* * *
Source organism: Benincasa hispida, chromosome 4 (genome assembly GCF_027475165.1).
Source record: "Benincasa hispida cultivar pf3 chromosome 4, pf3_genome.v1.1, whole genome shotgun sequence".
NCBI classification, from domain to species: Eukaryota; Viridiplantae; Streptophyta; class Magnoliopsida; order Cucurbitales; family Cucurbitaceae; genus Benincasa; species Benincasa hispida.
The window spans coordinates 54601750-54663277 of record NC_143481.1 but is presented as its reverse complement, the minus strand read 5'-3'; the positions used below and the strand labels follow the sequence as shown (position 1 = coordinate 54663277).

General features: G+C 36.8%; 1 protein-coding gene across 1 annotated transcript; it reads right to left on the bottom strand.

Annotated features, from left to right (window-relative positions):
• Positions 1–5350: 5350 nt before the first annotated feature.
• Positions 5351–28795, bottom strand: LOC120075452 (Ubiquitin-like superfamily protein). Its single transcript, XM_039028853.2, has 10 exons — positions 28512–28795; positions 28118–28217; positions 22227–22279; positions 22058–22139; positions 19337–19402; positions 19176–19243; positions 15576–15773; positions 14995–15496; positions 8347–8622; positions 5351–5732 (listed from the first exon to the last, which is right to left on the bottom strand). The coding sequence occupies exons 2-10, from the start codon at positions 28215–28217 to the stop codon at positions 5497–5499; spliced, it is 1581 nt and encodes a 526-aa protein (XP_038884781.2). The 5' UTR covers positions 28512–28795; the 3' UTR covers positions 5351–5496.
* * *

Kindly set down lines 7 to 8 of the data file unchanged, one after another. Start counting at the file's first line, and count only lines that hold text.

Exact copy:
• Positions 1–5350: 5350 nt before the first annotated feature.
• Positions 5351–28795, bottom strand: LOC120075452 (Ubiquitin-like superfamily protein). Its single transcript, XM_039028853.2, has 10 exons — positions 28512–28795; positions 28118–28217; positions 22227–22279; positions 22058–22139; positions 19337–19402; positions 19176–19243; positions 15576–15773; positions 14995–15496; positions 8347–8622; positions 5351–5732 (listed from the first exon to the last, which is right to left on the bottom strand). The coding sequence occupies exons 2-10, from the start codon at positions 28215–28217 to the stop codon at positions 5497–5499; spliced, it is 1581 nt and encodes a 526-aa protein (XP_038884781.2). The 5' UTR covers positions 28512–28795; the 3' UTR covers positions 5351–5496.